Chartered Industrial Psychologists

NormS and Interpretting Results

What are norms and why do we use them?

Psychometric assessments are “normed” against comparison groups. Rather than looking at individual items, we look at the total score for an Norms give an appropriate comparison to compare a person's scores toindividual on a scale or test and then compare this to others.

The reason for this is that a psychological test score of 20 correct out of 40 is meaningless unless you know how others at a similar level to the individual have performed on the same test. This is particularly important when interpreting ability assessment results.

Read more about Niche Consulting norms for different tests

How do we interpret ability test results?

A number of factors should be considered when evaluating ability results:

Raw Score to Standardised Score

Most test scores form a standard distribtion (bell shaped) curve when graphed. Most psychometric test results are interpreted as a percentile result. A percentile is a ranking system that standardises a raw score against a population of others who have taken the psychometric assessment.

bell shaped curve

The ranking is out of a hundred and the percentile reports where the person would fall if ranked against 100 others. As such if a person falls at the 30th percentile they are as good as 30 out of 100; if a person falls at the 70th percentile they are better than 70 out of 100, etc. This then informs us of whether the person's score is above average, average or below average for a certain popultion (norm group).

appropriate norm groups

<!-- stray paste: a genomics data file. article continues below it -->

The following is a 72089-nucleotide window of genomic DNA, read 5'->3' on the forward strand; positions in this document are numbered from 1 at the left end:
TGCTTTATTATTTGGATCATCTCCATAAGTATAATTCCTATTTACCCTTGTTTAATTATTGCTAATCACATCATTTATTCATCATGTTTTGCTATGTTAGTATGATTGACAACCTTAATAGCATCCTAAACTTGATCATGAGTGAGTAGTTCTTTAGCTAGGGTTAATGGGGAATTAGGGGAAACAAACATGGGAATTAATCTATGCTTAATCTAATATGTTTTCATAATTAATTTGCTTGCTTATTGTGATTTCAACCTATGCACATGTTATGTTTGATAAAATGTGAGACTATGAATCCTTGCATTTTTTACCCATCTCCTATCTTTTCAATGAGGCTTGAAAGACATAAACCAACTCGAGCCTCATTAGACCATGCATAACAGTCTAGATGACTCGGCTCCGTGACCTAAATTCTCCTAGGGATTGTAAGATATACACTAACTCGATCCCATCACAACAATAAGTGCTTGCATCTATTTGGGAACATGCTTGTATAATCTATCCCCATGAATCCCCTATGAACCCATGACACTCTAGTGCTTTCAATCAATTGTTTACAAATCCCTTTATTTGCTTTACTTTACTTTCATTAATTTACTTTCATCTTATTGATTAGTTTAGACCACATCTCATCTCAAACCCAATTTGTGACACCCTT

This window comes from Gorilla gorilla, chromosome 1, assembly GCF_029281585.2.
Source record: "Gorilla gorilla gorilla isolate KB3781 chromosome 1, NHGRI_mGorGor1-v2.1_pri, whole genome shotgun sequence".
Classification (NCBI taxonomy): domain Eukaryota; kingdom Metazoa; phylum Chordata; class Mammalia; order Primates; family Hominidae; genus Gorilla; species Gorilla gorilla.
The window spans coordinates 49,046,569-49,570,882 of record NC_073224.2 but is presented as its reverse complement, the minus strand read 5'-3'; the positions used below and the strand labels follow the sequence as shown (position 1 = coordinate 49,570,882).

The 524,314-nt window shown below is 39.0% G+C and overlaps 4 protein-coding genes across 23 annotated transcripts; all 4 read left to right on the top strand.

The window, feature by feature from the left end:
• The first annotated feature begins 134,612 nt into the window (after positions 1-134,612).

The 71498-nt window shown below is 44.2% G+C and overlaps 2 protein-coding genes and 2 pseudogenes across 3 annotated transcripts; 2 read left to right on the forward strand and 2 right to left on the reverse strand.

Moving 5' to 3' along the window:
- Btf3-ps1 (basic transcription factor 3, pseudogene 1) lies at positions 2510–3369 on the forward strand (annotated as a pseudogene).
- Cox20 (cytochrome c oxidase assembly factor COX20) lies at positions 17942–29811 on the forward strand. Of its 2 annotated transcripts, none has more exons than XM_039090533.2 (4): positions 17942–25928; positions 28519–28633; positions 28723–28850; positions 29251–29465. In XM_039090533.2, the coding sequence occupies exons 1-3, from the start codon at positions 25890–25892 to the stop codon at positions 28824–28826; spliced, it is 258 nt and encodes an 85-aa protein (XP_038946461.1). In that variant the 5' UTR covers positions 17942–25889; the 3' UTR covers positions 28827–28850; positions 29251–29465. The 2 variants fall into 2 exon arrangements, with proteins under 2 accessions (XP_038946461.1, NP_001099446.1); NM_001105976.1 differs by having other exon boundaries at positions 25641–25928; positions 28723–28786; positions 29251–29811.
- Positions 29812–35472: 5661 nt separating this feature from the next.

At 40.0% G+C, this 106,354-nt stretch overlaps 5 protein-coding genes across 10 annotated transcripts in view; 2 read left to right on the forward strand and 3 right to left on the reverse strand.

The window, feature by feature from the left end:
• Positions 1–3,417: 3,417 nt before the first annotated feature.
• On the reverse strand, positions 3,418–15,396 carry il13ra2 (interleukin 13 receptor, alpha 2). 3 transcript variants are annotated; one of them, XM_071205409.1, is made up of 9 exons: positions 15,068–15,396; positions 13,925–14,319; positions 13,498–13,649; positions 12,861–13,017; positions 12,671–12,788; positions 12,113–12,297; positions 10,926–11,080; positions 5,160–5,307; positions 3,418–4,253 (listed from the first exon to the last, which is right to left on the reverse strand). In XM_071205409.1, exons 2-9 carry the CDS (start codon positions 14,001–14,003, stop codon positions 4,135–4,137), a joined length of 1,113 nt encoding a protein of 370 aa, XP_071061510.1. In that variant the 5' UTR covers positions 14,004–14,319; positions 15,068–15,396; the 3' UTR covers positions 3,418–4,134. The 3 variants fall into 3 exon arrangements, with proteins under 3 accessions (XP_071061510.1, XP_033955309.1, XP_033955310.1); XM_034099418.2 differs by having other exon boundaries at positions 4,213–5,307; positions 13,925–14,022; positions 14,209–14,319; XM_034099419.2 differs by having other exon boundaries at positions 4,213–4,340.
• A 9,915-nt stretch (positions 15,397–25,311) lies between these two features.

Choice of Norm Group

It is important to consider which norm group the candidate's psychometric assessment score is being compared to. Some psychometric assessments only have managerial norms to compare to and others have broader norm groups. If we are assessing for a managerial role we ideally would like to compare the individual's assessment results to their peers and as such a managerial norm may or may not be appropriate depending on the role.

Context of the Role Requirements

Performing at an average or below average level on an assessment needs to be interpreted with caution as it may well be within the zone that is acceptable for the role. For example, if the role has some numerical work but generally this work is not done under time pressure, someone with a below average result on a numerical reasoning test may be OK given the context of the problem solving.

bell shaped curve
abstract reasoning test
Considering Response Style

Where possible it is critical to take into account the candidate’s response style when interpreting a percentile score from a psychological ability test. Things to consider include how quickly they completed the ability test and their level of accuracy. Some people may prefer to go slowly through ability tests and emphasise accuracy, others may be fast and get through a lot of items but their accuracy may be poor. .

How do we interpret Personality Assessment Results?

Like ability tests, personality test results are only meaningful when compared to a norm group for the same psychometric test. The scores are again standardised and reported back in percentiles or T scores.

With personality assessments and profiles there are no right or wrong answers just as there is no right or wrong personalities, just some that are better suited to different roles.

We are measuring preferences that people have compared to others. For instance, is the person typical of the norm group on a personality attribute such as “social confidence” or do they have a stronger or less strong preference for this attribute than the norm. The strength of the preference either way may be suitable for a role or potentially less suitable, depending on the competencies and attributes related to that role.

To ensure personality results are meaningful and combined correctly they need to be interpreted by trained personnel or psychologists. Some assessment tools, such as the California Psychological Inventory and MMPI can only be by psychologists or those with advanced training in psychometrics, due to the complexity involved in understanding the tools and ensuring their correct use.